11 October 2019 (closed)
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Samsung Electronics Co Ltd, the multinational electronics company headquartered in Suwon (South Korea), said that it plans to establish a factory in Indonesia to produce mobile phones for Indonesia’s domestic market. Samsung Electronics, subsidiary of the Samsung Group (a leading global information technology company), wants to set up the factory in West Java and production is expected to start later this year. Samsung Electronics already owns factories in China and Vietnam.
The company is enthusiastic to establish manufacturing facilities in Indonesia as Southeast Asia’s largest economy constitutes one of the world’s fastest growing markets for cellular phones and smartphones. The country contains a large and young population while smartphone penetration is still low. According to consulting firm Frost & Sullivan smartphone penetration in Indonesia will exceed 50 percent in 2015 from only nine percent in 2012 and 23 percent in 2014. Meanwhile, Indonesia is characterized by a rapidly expanding middle class due to solid per capita GDP growth, implying that more and more people can afford to purchase electronic devices. This context makes investments in the country’s telecommunication sector lucrative. Previously, Taiwan-based Foxconn Technology Group (supplier to Apple Inc) announced it is considering to open a USD $1 billion factory in Indonesia. However, they prefer to wait before the new Indonesian government (headed by Joko Widodo) has been inaugurated in October 2014.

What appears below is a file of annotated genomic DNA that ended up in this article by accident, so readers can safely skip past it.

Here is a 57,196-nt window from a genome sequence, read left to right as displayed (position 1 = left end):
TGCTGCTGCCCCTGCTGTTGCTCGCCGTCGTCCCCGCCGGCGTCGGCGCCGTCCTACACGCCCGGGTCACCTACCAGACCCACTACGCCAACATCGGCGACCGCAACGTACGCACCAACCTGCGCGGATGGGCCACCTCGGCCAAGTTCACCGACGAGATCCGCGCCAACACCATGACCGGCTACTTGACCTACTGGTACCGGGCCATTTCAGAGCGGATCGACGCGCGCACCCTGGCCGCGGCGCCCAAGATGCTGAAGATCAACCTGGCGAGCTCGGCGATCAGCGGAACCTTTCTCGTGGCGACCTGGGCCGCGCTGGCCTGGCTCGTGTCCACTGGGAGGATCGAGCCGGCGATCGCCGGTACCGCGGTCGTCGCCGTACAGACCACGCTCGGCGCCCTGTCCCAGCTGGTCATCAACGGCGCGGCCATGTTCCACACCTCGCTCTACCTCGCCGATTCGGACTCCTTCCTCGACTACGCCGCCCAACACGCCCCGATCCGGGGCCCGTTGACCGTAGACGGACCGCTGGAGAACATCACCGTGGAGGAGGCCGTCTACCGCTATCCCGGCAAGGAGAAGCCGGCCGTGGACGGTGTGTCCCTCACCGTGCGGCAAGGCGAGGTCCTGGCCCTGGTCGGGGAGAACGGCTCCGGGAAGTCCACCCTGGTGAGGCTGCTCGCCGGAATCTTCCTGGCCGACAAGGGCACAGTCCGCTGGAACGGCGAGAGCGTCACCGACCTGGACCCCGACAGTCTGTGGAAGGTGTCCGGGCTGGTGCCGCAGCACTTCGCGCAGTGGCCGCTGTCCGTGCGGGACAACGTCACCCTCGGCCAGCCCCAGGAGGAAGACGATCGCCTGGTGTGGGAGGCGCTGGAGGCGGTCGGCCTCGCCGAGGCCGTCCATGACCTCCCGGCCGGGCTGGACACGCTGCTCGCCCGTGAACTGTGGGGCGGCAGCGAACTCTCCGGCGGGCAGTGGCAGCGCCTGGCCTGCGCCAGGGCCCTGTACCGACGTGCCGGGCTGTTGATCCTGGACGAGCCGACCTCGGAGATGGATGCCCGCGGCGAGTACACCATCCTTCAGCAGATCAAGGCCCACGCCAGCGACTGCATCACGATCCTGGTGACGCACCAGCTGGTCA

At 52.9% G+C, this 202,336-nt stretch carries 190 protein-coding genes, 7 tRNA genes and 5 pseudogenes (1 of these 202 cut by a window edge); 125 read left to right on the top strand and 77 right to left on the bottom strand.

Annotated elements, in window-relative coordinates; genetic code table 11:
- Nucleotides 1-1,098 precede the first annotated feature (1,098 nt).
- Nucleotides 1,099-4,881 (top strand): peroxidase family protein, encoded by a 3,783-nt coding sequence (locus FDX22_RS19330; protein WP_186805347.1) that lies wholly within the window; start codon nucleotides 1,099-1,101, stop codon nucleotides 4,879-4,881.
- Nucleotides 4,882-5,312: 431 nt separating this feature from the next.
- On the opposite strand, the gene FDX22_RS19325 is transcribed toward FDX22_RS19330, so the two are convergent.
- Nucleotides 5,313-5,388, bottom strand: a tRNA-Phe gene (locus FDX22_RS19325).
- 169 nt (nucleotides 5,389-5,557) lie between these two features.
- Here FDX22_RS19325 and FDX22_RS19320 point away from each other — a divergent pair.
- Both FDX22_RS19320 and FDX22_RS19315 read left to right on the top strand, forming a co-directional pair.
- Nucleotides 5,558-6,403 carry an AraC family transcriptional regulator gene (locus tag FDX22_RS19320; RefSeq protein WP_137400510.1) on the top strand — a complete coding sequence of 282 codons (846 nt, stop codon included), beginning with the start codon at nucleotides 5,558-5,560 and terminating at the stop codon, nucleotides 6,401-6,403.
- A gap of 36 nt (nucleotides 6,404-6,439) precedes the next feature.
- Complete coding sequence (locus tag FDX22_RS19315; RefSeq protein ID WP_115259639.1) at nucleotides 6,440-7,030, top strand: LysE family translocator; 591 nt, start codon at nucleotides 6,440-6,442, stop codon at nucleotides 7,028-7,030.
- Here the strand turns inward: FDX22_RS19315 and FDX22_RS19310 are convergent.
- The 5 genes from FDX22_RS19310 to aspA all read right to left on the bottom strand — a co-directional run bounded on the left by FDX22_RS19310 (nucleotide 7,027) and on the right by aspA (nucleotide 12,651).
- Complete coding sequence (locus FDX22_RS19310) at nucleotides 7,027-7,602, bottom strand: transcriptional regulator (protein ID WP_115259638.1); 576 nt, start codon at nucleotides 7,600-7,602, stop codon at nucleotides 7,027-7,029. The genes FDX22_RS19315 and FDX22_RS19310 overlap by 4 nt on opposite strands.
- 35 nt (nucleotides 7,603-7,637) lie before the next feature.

The factory of Samsung in West Java will be designed to have a total production capacity of 900,000 phones per month. It remains unknown, however, whether Samsung will manufacture cellular phones, smartphones or both at this facility.
Growth of the smartphone market in Indonesia has caused a shift in the country’s telecommunication business model. Revenue from voice messages, previously the core business, has declined as Indonesians switched to chat applications like BlackBerry's BBM and WhatsApp. Moreover, cellular phones and smartphones are increasingly used as a tool to access the Internet.
However, prospects in the smartphone business in Indonesia in 2014 and beyond are a bit dashed as the Indonesian government considers to introduce a 20 percent tax on smartphones retailing at (or over) IDR 5 million rupiah (USD $429). This tax is an attempt to curb the current account deficit (as most smartphones are imported) and to protect domestic (usually cheaper) brands. If this tax will be implemented (which depends on a decision made by the new government) then Indonesia would become the most expensive country in Asia to buy an Apple iPhone 5s.